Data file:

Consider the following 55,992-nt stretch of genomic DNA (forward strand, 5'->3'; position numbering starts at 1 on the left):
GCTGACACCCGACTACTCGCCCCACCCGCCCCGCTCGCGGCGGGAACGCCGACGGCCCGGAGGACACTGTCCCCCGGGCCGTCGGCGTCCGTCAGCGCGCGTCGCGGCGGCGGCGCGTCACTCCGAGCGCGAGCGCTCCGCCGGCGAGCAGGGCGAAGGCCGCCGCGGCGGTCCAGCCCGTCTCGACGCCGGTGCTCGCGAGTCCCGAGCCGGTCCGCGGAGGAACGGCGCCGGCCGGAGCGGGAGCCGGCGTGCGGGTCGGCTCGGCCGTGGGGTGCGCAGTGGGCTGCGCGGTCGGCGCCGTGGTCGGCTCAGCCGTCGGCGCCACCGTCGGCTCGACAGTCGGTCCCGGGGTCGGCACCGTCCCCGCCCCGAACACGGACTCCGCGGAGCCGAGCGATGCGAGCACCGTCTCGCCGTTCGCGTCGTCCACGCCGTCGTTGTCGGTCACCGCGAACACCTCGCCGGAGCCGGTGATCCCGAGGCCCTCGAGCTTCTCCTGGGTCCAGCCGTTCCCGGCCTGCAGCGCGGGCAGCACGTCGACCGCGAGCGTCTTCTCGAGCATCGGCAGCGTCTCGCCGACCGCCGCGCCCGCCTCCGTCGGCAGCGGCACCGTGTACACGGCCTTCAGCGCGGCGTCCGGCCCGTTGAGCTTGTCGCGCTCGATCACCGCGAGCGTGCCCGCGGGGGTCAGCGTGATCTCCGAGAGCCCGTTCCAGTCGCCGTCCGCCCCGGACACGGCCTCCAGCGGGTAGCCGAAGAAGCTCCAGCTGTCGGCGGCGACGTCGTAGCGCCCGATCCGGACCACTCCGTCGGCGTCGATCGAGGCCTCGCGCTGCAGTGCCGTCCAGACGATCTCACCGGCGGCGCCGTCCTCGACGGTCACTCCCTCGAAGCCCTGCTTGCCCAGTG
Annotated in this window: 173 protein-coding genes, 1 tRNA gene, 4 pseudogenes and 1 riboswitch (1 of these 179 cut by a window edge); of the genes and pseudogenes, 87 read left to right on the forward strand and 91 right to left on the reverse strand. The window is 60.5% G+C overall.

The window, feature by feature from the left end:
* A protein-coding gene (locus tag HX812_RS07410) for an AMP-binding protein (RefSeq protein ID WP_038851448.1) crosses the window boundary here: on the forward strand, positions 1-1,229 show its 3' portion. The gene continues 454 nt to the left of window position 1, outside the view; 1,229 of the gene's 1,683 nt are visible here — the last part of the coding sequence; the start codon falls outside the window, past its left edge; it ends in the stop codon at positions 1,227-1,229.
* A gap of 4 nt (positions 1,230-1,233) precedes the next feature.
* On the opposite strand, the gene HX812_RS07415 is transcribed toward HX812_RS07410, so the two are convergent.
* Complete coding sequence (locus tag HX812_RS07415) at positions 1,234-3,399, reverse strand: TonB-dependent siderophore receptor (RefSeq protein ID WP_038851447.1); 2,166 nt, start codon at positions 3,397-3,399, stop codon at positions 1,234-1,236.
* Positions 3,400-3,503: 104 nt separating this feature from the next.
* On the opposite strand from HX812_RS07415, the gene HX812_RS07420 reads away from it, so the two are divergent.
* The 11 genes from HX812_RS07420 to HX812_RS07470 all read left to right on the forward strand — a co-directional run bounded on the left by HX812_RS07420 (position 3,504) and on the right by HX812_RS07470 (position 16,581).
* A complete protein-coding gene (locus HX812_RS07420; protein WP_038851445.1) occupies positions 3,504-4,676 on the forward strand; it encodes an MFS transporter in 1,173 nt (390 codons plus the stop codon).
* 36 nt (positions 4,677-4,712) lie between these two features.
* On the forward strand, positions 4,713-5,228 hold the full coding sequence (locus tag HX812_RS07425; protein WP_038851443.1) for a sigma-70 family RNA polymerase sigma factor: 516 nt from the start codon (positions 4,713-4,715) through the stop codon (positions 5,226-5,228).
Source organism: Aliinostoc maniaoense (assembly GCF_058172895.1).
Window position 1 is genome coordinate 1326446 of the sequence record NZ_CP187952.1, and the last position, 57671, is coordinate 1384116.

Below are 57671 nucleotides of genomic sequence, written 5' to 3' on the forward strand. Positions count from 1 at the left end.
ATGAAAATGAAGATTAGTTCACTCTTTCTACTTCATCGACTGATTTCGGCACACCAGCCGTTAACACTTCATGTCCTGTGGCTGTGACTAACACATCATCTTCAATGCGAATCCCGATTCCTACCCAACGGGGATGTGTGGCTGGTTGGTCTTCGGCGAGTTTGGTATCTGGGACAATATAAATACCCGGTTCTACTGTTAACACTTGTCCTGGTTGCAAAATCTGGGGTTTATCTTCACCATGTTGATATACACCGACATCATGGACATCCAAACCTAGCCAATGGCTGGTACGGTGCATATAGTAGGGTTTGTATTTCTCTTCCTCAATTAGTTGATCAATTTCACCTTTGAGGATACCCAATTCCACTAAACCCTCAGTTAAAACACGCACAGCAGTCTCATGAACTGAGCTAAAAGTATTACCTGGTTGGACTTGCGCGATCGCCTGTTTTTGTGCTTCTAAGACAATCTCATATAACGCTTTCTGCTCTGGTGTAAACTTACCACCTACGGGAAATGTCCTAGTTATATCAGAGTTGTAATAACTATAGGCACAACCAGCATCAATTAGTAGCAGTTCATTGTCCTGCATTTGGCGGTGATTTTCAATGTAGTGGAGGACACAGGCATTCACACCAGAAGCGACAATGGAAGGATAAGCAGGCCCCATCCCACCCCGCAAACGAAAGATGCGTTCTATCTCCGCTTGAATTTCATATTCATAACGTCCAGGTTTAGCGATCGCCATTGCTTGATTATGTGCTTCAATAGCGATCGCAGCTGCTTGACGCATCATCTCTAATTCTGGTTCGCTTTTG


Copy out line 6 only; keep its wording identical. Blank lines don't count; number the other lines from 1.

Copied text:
* A gap of 4 nt (positions 1,230-1,233) precedes the next feature.